17. Oh, and did I forget the financial pressures?<br />COST PRESSURES<br />
  18. Times are certainly tougher in learning and development as budgets are slashed<br />“Be aware that themagnitude of the financialmeltdown is almost beyondcomprehension. I can foreseetraining departments being eliminated almost entirely.”<br />Jay Cross (2008)<br />
  19. The need to think green may have taken a back seat right now, but we know we should be reducing travel where we can<br />ENVIRONMENTAL PRESSURES<br />
  20. We can’t meet all these pressures just by changing methods<br />We choose methods to maximise the effectiveness of learning<br />We choose media to maximise the efficiency of learning<br />And the new pressures (time, environmental, budgetary) require, above all, greater efficiencies<br />
  21. Luckily, learning media are evolving rapidly. And new learning media enable change<br />books<br />tapes<br />workbooks<br />DVDs<br />CDs<br />web pages<br />downloadable documents<br />podcasts/vodcasts<br />streaming media<br />email<br />instant messaging<br />chat rooms<br />forums<br />blogs<br />web conferencing<br />wikis<br />social networks<br />SMS<br />teleconferencing<br />simulators<br />telephone<br />
  22. Technology is providing some major new opportunities<br />
  23. The latest web tools allow us to collaborate as never before, not just at home but at work<br />WEB 2.0 TOOLS<br />
  24. New, easy-to-use tools make it easier than ever to create self-paced learning content<br />RAPID DEVELOPMENT TOOLS<br />
  25. And the latest mobile devices provide connectivity for those who aren’t always sitting behind a desk<br />MOBILE DEVICES<br />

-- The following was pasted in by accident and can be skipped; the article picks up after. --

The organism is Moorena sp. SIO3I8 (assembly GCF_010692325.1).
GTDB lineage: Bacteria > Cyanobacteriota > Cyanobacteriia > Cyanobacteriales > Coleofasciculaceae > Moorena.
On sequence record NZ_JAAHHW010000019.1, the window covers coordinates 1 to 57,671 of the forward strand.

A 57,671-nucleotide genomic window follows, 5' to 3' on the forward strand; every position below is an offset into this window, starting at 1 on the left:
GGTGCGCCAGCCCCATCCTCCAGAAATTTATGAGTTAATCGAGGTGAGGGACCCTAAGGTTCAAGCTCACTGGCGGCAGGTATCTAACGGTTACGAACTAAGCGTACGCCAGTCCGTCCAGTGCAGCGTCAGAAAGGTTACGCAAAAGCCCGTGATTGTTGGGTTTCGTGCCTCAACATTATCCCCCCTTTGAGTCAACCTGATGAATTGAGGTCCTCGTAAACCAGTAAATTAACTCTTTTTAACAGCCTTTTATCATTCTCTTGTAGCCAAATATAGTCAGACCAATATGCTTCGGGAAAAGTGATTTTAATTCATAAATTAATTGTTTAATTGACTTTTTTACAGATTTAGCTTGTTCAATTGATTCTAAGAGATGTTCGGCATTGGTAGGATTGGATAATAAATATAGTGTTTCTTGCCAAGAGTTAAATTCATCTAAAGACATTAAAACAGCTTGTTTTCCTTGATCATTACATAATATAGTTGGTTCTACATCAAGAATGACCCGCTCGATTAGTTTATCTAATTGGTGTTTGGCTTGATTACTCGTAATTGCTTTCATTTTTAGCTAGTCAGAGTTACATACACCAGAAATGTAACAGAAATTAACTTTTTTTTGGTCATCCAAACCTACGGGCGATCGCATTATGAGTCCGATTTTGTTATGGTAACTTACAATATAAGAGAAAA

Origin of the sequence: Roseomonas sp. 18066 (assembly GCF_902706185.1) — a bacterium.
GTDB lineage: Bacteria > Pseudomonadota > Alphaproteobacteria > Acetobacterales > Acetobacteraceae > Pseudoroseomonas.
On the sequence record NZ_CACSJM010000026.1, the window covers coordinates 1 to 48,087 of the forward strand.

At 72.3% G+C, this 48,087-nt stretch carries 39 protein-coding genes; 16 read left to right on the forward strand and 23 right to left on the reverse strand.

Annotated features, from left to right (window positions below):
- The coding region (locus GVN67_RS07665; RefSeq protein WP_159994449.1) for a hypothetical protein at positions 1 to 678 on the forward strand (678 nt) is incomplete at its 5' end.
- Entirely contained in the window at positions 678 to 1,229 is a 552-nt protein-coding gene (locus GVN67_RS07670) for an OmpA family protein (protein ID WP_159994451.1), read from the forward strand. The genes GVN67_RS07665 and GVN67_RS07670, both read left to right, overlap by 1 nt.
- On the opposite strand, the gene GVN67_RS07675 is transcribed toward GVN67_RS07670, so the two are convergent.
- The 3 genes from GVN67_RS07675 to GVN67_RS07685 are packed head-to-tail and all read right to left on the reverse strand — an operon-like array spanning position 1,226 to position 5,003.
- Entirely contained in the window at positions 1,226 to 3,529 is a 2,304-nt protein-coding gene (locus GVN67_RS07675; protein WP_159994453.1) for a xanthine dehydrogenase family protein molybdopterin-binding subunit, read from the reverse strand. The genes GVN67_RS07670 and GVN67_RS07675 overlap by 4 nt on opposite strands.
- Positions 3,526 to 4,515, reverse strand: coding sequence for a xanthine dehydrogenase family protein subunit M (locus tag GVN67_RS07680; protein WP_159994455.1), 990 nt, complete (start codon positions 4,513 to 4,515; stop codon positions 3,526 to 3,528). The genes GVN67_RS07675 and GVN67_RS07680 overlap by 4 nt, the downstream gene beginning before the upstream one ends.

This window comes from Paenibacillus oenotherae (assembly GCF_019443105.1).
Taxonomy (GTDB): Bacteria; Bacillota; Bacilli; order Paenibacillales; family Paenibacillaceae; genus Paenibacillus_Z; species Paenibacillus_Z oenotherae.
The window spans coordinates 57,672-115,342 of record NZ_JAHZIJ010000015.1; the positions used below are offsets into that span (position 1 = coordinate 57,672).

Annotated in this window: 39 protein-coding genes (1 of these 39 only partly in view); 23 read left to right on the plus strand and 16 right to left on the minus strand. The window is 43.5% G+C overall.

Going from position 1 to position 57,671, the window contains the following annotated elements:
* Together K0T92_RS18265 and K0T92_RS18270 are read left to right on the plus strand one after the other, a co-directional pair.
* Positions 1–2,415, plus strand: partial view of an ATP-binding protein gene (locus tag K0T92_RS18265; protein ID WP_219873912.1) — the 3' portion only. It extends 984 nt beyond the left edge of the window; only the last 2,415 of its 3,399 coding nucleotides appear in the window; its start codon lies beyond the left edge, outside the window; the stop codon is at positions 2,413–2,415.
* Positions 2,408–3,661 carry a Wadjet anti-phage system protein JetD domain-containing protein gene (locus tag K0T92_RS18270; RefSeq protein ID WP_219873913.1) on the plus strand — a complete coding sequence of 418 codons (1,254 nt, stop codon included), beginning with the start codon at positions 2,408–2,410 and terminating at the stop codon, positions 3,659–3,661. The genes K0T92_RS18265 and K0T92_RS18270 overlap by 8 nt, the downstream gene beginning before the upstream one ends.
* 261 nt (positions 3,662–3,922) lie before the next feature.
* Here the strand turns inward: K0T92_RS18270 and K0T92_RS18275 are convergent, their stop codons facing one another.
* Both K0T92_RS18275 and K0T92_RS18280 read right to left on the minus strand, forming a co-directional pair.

26. We’re getting near to the point when anyone who wants their own computer can afford one<br />EVER MORE ACCESSIBLE COMPUTING<br />
  27. It no longer costs the earth to put together your own audio and video materials<br />LOW-PRICE, HIGH QUALITY MEDIA CREATION<br />
  28. And we now have the bandwidth – even on mobile devices – to put that audio and video out there<br />3G<br />WIDESPREAD BROADBAND AVAILABILITY<br />
  29. Thirty years ago, a new trainer would have been comfortable with all available media<br />
  30. But as new media have proliferated, many have backed away and left it all to the specialists<br />
  31. But as new media begin to affect all aspects of the work we do, it’s probably time to play catch up<br />“When the rate of change outside exceeds the rate of change inside, the end is in sight.”<br />Jack Welch<br />
  32. So what’s the gap? Here’s what one recent UK survey discovered …<br />Barriers to the successful implementation of new learning technologies:<br />A lack of knowledge about its potential use and implementation (&gt;65%)<br />A lack of skills to implement and manage e-learning (&gt;50%)<br />Towards Maturity benchmarking survey 2009<br />
  33. We need the skills to implement e-learning successfully as part of our overall l&d strategy<br />STRATEGIC SKILLS<br />
  34. We need to be able to integrate new media into next generation blended learning solutions<br />STRATEGIC SKILLS<br />CURRICULUM DESIGN<br />
  35. We need to be able to create e-content that is relevant, engagingand effective<br />CONTENT CREATION<br />STRATEGIC SKILLS<br />CURRICULUM DESIGN<br />
  36. And we need to adapt our facilitation skills to support online collaboration as well as face-to-face <br />CONTENT CREATION<br />STRATEGIC SKILLS<br />FACILITATION<br />CURRICULUM DESIGN<br />
  37. The new tool at will allow organisations and individuals to assess their e-learning skills gap<br />htttp:// (beta)<br />
  38. It also points the way to available resources that will help you to bridge any gaps<br />Qualifications<br />Short courses<br />Networks<br />Resources<br />
  39. And when we’ve closed those gaps, we can look forward to a new era of l&d with confidence<br />
  40. The e-learning skills gap<br /><br /><br />